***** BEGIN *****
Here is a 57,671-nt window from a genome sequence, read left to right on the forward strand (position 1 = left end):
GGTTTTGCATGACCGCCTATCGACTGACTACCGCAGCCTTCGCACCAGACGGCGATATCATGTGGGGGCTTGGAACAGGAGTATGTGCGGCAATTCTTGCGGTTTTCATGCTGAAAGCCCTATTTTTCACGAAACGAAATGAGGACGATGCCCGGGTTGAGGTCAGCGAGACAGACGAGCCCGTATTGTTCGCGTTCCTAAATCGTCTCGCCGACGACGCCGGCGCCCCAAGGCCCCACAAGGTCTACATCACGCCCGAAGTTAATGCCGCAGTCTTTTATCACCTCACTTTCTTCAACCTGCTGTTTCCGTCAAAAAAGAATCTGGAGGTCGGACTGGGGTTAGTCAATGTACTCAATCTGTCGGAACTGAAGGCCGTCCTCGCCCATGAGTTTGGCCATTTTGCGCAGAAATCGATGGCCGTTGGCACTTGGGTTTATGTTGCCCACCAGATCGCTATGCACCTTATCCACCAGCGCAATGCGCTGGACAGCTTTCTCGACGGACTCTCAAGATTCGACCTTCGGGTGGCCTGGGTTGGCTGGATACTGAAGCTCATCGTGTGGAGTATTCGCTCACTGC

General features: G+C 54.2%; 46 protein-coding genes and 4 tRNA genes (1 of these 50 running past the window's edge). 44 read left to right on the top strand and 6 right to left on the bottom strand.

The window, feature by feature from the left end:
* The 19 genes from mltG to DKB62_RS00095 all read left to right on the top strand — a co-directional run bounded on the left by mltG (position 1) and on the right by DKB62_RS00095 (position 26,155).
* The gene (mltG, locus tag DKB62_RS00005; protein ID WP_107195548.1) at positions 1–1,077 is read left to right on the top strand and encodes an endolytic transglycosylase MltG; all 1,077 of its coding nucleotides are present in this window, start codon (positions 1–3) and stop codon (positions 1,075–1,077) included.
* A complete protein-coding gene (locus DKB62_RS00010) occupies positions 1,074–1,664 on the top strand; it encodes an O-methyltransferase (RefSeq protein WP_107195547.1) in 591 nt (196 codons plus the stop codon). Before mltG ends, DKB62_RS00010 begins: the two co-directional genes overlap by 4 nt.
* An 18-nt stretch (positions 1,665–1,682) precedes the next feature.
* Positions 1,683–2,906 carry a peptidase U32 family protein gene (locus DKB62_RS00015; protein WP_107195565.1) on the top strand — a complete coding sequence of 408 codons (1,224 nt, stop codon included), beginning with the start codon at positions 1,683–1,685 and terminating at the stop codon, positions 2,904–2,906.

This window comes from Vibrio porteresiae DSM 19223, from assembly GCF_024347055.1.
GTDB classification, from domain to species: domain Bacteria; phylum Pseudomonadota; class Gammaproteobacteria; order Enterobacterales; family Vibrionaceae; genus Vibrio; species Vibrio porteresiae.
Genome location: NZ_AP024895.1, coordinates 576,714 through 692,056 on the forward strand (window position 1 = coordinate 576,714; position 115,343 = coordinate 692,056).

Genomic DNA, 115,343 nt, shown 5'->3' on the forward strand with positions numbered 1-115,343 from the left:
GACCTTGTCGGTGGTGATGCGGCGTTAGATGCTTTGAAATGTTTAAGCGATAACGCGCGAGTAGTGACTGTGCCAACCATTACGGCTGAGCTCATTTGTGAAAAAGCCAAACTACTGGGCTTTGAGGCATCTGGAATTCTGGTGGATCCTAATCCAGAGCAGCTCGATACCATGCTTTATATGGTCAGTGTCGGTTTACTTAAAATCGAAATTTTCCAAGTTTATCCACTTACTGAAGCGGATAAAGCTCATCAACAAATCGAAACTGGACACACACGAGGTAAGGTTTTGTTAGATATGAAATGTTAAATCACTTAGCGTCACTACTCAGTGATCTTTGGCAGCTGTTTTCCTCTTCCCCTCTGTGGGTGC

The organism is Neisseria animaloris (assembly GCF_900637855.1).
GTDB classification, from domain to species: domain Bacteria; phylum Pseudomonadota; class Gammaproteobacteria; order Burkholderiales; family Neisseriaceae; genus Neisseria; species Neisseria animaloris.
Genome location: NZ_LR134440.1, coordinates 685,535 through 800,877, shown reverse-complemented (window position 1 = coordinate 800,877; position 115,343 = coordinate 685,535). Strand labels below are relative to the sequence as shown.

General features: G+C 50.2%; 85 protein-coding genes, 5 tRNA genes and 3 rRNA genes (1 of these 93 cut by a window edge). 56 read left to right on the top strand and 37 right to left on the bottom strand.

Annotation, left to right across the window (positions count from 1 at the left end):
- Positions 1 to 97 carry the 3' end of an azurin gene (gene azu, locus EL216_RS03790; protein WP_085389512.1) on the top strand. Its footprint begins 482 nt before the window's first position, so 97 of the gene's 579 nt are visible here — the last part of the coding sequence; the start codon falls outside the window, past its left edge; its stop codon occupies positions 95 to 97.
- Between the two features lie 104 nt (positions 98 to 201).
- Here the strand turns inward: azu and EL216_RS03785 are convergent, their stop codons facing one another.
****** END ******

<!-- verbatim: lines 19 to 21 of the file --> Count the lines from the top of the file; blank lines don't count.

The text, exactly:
Annotation, left to right across the window (positions count from 1 at the left end):
- Positions 1 to 97 carry the 3' end of an azurin gene (gene azu, locus EL216_RS03790; protein WP_085389512.1) on the top strand. Its footprint begins 482 nt before the window's first position, so 97 of the gene's 579 nt are visible here — the last part of the coding sequence; the start codon falls outside the window, past its left edge; its stop codon occupies positions 95 to 97.
- Between the two features lie 104 nt (positions 98 to 201).